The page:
Improving the management system is one of the primary concerns and the purpose of internal auditing. When we refer to the management system, we do not mean individuals within the management but the quality, safety and environmental processes of the management system within the business. Overall, the internal audit must be an intricate part of the management system being utilized. It has often been observed that the process of the internal audit or the function is not utilized effectively but viewed as an unwanted evil in order to meet the requirement of standard such as ISO 9001, ISO 14001, OHSAS 18001 or ISO 27001.
There are a number of factors why organizations behave in this manner. It becomes difficult for them to allocate individuals to plan, document and execute and follow up on an internal audit. It does not become any easier when the internal audits are needed to be based on improvement. Before conducting a meaningful and an effective audit that can promote and facilitate continuous improvement the auditor will be required to allocate the time necessary for the preparation. It is essential for the auditor to understand that the results he or she can deliver will depend upon the preparation they have done for the same.
Perhaps one of the first questions in the minds of the auditors will be about the steps needed to be taken if a process has to be improved. Generally, it is believed that measuring the improvement is the best way to go about this task. There is a strong belief that things cannot be improved unless they can be measured. However, the question about how the measurement will take place still remains and therefore, the auditor will have to understand that they will be required to look into the effectiveness, compliance and the improvement at the same time.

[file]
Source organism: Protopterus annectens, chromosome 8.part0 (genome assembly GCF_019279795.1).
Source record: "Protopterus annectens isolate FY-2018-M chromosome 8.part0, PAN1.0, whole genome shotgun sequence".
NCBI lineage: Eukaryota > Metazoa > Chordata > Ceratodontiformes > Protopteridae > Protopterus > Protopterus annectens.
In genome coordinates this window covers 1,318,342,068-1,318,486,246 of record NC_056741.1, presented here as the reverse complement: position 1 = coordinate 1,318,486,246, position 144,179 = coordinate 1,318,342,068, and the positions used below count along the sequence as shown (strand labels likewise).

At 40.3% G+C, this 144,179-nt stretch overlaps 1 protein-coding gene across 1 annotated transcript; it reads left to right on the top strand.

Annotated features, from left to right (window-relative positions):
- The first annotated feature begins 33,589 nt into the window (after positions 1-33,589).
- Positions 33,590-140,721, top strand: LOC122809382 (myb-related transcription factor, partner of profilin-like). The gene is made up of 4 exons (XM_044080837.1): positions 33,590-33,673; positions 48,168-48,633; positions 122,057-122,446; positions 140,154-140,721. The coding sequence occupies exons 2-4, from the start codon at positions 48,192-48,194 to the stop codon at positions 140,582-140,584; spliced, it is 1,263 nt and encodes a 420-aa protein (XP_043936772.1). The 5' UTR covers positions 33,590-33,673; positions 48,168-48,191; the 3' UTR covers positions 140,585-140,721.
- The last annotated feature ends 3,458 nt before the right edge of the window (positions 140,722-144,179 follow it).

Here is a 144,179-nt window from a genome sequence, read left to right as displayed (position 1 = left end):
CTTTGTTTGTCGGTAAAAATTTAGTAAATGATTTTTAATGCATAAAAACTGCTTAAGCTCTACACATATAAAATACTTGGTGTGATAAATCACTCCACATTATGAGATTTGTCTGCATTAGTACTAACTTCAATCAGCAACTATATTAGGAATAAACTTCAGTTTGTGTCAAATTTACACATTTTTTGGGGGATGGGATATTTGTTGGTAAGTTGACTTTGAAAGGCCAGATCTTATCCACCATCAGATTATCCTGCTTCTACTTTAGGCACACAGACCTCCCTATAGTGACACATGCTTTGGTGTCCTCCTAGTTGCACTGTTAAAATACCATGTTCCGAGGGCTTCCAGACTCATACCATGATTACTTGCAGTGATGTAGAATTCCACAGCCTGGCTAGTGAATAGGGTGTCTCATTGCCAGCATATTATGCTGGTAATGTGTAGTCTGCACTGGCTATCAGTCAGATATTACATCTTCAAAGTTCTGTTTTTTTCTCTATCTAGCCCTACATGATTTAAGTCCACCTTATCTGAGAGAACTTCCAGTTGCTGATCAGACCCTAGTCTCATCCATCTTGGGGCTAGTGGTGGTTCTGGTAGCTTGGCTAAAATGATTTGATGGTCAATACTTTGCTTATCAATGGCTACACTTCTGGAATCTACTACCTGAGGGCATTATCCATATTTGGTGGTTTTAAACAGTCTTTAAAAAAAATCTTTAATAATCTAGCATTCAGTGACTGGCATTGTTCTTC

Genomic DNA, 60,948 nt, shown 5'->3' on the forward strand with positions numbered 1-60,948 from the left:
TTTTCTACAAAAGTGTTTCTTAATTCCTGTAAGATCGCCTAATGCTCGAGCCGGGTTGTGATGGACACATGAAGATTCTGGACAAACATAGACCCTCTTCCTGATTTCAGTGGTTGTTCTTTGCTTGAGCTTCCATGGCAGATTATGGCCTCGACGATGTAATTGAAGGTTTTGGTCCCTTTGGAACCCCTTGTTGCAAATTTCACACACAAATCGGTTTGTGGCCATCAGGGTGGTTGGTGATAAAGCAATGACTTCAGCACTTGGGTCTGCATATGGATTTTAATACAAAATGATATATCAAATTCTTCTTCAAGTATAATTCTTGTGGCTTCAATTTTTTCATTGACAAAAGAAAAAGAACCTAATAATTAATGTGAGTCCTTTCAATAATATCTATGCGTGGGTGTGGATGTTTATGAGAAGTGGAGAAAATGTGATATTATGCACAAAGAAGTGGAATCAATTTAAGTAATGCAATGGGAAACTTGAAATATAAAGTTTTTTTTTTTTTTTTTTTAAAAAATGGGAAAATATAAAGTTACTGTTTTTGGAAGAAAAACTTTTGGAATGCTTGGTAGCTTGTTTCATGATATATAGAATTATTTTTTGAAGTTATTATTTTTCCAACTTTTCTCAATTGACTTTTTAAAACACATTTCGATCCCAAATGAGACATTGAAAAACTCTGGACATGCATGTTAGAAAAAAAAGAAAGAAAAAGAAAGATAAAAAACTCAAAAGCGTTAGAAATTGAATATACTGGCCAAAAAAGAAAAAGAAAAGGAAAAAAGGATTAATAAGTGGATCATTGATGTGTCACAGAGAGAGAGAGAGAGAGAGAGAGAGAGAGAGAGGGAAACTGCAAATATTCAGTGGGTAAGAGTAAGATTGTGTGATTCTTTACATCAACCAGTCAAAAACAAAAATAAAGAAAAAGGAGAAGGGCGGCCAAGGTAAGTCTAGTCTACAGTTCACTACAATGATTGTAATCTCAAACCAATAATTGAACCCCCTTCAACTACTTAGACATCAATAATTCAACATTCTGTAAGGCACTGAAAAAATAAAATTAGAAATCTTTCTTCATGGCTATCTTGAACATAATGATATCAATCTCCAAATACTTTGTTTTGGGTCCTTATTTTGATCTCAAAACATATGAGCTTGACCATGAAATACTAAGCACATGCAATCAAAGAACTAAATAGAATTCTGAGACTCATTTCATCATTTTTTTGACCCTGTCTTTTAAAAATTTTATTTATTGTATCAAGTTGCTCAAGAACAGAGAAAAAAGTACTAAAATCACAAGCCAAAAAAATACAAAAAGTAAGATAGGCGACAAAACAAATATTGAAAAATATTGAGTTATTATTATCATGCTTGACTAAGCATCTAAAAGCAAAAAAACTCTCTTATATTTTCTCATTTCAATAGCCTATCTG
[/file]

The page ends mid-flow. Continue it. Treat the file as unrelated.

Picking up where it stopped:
Experts in the industry of internal auditing have developed a formula for the understanding, which has a resemblance for something close to physics or psychology. It is somewhat likely that they may have found the formula effective as a measurement tool. However, it is quite possible that newcomers to the industry may have a different view of such matters.
Auditors are generally concentrating on the compliance part of the process when it is better for them to focus on improvement, effectiveness and compliance together. Depending solely on compliance can lead to errors in the audit because a single instance of a mistake by an employee does not indicate that the entire system is noncompliant. It is also not a valid tool to improve the management system. Auditors will be required to approach the task with an open mind and consider all factors rather than just one and hence it is worthwhile for organisations to engage experience auditors that can add value to the management system and the organisation.
The auditor is required to use the indicators he or she has developed to monitor the health and the direction of the auditing. Just concentrating on a single value is likely to lead them in the wrong direction and makes them neglect issues that may be holding importance. They must make an effort to improve themselves and to concentrate on all matters and deliver a report that will be effective. They cannot be holding the view that every organization will have a system that is totally compliant as specified and therefore, will have to be prepared to meet the challenges head-on. It will not be difficult for auditors to find human errors if they are willing to work hard rather than concentrate on a single factor which they were perhaps trained for.